We’re entering the last 2.5 weeks of the semester at top speed!
This week in physics: On Monday we will quickly tie up the loose ends of our exploration of the dynamics and related kinematics of Newton’s Second Law. We will also enjoy a quick conceptual exploration of Newton’s Third Law and assignment 6. On Tuesday we’ll take a quiz over Newton’s Second Law. This will complete Unit 3, which brings us to a decision. I don’t want the Friction Lab to be due on the same day as the unit test, so each class can decide whether to postpone the lab or the test until Thursday. If a class postpones the test, then that class will begin the energy unit a day early. Based on each class’s decision, the following podcasts to begin Unit 4 – Energy will be due either on Wednesday or Thursday. These podcasts are:
- Energy Podcast 1 – Gravitational Potential Energy
- Energy Podcast 2 – Positive & Negative Potential Energy
- Energy Podcast 3 – Elastic Potential Energy
- Energy Podcast 4 – Kinetic Energy
Following our exploration of these types of energy, we will do assignment one from this unit. A quiz will likely occur the following week.
IMPORTANT: For the lab that is due this week, please be sure to read the blog entry from the week of December 3rd for important instructions and information.
This week in astronomy: On Monday and Tuesday we’ll do our group presentations on Mars, Jupiter, Saturn, Uranus, and Neptune. (If you are absent the day your group presents, you will need to do an alternate assignment. See me for details.) We’ll take a quiz over the planets on Wednesday and complete our study of the solar system unit by exploring asteroids, comets, and meteoroids/meteors/meteorites. Expect a test by the end of the week.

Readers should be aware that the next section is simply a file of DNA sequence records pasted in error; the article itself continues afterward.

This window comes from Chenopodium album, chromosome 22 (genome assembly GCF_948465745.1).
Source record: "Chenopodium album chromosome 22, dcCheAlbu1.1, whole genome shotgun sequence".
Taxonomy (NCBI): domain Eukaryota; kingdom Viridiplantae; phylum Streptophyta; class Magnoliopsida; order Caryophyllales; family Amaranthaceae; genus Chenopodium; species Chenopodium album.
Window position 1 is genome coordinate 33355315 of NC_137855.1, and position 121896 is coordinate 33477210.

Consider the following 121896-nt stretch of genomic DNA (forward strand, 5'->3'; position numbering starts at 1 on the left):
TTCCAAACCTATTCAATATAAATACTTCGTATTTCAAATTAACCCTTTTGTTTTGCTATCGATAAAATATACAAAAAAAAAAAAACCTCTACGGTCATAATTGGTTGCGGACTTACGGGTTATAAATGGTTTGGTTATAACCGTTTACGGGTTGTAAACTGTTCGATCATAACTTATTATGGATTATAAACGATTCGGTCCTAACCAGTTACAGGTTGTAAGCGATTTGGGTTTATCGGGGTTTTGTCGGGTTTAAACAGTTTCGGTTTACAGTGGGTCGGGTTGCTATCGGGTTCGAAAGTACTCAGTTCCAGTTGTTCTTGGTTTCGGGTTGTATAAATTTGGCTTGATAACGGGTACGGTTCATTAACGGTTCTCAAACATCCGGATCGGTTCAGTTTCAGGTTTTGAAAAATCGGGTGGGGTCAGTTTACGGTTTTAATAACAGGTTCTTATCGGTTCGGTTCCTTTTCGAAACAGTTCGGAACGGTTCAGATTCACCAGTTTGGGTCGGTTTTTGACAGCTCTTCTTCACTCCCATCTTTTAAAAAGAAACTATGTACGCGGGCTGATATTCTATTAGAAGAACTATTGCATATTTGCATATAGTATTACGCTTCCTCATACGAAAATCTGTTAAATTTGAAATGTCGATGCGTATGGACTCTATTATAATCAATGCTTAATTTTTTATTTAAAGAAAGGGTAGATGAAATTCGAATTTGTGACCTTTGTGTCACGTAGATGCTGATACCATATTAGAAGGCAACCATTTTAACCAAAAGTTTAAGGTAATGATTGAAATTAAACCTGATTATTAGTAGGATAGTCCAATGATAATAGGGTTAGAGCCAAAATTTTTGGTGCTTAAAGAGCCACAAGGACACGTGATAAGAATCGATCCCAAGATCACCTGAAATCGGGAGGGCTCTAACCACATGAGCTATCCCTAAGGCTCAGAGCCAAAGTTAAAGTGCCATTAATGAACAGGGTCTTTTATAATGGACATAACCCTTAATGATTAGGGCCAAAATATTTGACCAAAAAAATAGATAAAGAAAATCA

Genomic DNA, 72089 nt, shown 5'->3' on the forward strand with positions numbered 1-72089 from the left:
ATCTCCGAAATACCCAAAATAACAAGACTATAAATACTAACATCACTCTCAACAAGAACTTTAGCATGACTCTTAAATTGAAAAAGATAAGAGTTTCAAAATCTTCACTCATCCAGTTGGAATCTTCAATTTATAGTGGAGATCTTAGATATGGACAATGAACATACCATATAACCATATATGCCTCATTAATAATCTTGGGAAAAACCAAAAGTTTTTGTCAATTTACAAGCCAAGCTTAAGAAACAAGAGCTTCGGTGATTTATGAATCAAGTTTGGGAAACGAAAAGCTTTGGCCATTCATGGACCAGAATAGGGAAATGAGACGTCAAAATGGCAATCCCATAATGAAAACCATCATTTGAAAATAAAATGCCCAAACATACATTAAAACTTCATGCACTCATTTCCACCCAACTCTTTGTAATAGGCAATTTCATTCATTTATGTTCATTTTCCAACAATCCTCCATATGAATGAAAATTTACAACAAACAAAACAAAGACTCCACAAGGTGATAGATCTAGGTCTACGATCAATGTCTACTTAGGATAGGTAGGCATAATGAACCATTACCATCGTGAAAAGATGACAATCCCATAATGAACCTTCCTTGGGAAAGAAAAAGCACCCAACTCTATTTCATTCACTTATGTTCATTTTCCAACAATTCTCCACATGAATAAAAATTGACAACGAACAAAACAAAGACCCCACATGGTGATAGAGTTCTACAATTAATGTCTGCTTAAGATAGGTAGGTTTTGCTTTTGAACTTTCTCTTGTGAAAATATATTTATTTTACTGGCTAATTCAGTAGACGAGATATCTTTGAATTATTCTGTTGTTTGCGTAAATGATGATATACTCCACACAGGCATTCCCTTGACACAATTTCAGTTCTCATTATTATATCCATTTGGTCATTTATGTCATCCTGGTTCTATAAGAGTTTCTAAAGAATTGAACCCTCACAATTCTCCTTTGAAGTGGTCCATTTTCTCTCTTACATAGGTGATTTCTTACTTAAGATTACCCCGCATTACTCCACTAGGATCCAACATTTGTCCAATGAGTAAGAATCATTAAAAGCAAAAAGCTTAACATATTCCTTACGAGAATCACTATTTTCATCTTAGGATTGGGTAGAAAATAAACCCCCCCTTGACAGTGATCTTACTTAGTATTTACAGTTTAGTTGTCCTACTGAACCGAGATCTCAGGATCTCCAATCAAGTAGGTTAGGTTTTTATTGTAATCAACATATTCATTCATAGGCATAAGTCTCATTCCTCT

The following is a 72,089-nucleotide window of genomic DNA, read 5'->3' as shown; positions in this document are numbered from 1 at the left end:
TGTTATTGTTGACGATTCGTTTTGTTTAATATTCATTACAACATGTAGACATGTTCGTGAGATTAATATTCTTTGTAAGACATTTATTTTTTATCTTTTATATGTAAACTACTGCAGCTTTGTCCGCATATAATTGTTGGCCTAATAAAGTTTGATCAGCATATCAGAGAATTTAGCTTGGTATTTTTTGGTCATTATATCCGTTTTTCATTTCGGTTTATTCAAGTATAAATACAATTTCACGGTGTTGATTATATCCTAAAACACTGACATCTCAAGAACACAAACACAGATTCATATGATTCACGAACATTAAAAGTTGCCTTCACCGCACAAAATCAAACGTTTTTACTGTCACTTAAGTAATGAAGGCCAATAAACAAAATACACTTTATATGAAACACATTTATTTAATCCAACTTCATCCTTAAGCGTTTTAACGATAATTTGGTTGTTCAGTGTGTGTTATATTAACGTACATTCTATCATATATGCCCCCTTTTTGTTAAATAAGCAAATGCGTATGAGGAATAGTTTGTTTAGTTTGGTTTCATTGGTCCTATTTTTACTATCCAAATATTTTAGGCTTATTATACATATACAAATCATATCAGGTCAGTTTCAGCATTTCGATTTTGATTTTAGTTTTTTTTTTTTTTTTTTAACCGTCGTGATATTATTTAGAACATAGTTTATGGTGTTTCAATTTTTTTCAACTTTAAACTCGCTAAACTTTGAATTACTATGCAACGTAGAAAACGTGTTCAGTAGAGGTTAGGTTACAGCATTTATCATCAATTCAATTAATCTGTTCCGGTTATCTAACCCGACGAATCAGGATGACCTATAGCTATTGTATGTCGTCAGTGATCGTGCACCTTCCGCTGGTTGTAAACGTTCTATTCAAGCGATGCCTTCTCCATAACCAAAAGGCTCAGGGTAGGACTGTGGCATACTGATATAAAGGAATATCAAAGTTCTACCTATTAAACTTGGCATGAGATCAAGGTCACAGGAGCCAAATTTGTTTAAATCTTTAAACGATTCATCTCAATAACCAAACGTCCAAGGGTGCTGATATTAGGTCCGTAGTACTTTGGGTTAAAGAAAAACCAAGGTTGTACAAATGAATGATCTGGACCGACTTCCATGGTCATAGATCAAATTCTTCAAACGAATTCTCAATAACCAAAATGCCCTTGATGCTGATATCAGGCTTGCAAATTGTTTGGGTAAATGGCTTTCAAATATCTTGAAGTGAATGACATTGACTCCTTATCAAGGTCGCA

Cool Science of the Week: NASA has just released a free app called “Earth as Art” to share some of the beautiful images taken by satellites over the years. I like the idea of Earth being art. Color me cheesey.
Speaking of beautiful satellite images, check out this video of the Earth at night, compiled by NASA from one of its satellites. While you watch it, think about the direction the satellite must be traveling relative to the Earth’s rotation. That will make it even more fun and science-y. 🙂
Finally, there’s much ado these days about planetary and galactic alignments, the Mayan calendar, and the winter solstice. We’ll look at that from a science perspective next week, but in the meantime, did you know you can create an online countdown clock for any event? There’s also a link on that page to a site where you can calculate the number of days between any two events, like how many days between the day you were born and today. Seems fun! 🙂